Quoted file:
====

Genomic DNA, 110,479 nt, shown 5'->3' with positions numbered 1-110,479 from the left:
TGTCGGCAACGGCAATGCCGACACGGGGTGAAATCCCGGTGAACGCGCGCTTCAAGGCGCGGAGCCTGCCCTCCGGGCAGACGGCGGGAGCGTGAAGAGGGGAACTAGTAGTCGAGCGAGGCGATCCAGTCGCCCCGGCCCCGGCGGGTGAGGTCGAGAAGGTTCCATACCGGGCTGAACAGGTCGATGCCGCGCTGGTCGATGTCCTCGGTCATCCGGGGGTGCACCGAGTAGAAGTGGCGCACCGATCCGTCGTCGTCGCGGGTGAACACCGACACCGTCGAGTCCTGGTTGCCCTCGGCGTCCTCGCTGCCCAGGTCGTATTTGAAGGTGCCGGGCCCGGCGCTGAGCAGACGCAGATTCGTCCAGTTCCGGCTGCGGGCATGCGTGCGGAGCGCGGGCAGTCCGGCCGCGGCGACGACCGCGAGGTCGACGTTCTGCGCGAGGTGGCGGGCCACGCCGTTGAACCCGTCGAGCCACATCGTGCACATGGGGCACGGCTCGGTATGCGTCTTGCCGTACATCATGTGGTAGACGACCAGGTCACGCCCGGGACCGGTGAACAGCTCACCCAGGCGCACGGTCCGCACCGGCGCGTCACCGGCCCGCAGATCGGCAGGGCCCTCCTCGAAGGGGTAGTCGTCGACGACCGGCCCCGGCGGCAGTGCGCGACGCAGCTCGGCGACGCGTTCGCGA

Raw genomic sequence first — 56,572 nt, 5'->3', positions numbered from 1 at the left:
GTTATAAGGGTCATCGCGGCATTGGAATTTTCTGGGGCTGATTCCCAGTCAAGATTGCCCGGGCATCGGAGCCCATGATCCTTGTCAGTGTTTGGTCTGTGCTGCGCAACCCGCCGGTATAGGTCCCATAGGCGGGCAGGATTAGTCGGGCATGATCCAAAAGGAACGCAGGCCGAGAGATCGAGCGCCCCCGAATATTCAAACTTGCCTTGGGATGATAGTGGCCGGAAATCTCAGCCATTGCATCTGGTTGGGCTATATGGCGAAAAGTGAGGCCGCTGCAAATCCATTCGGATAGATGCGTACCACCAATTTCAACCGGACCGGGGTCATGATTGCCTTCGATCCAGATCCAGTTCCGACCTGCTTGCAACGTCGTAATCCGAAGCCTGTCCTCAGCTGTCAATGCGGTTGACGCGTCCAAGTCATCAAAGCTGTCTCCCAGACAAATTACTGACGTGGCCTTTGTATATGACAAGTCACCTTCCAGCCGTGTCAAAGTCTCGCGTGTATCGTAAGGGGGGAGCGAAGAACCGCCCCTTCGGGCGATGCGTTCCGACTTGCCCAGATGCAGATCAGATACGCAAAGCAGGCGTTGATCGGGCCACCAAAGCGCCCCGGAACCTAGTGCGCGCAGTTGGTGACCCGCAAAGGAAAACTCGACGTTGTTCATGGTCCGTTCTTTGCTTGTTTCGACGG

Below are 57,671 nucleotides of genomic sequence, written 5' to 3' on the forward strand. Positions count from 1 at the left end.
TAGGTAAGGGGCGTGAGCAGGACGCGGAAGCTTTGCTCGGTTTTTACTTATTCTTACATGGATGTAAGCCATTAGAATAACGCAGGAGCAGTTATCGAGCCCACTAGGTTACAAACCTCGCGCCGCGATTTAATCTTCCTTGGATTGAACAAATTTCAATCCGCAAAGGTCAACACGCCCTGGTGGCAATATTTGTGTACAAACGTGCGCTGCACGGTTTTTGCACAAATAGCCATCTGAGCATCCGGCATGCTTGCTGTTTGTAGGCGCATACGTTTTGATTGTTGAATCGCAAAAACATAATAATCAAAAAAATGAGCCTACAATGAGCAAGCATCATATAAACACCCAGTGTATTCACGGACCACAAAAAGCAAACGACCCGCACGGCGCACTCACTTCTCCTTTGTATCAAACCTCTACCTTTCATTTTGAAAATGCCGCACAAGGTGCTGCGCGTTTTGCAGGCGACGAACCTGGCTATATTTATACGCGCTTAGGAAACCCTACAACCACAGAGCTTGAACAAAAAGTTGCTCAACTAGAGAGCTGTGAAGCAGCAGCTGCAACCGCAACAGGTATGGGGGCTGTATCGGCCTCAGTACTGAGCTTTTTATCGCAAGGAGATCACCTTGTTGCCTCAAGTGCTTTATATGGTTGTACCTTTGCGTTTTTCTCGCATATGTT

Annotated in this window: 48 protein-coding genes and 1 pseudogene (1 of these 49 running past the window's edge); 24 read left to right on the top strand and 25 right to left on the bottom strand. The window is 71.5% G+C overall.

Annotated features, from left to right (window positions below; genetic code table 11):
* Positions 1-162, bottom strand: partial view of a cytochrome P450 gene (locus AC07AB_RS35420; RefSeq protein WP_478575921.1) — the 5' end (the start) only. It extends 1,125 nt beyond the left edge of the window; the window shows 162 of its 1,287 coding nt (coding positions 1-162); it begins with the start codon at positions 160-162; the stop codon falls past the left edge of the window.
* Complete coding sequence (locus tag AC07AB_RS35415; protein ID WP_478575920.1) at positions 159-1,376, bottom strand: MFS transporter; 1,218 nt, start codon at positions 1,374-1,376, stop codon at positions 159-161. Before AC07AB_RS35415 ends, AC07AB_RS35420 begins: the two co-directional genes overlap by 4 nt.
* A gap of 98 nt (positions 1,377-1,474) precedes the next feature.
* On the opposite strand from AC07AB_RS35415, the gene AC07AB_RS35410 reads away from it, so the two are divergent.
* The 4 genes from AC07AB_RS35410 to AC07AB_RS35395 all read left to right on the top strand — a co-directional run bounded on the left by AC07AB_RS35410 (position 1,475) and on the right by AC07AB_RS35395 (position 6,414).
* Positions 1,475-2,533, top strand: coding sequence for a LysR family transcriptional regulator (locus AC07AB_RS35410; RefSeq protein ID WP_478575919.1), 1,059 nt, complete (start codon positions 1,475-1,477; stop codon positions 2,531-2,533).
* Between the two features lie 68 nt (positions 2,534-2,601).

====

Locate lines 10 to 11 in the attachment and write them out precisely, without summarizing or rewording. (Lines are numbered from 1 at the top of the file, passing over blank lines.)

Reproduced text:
* Complete coding sequence (locus tag AC07AB_RS35415; protein ID WP_478575920.1) at positions 159-1,376, bottom strand: MFS transporter; 1,218 nt, start codon at positions 1,374-1,376, stop codon at positions 159-161. Before AC07AB_RS35415 ends, AC07AB_RS35420 begins: the two co-directional genes overlap by 4 nt.
* A gap of 98 nt (positions 1,377-1,474) precedes the next feature.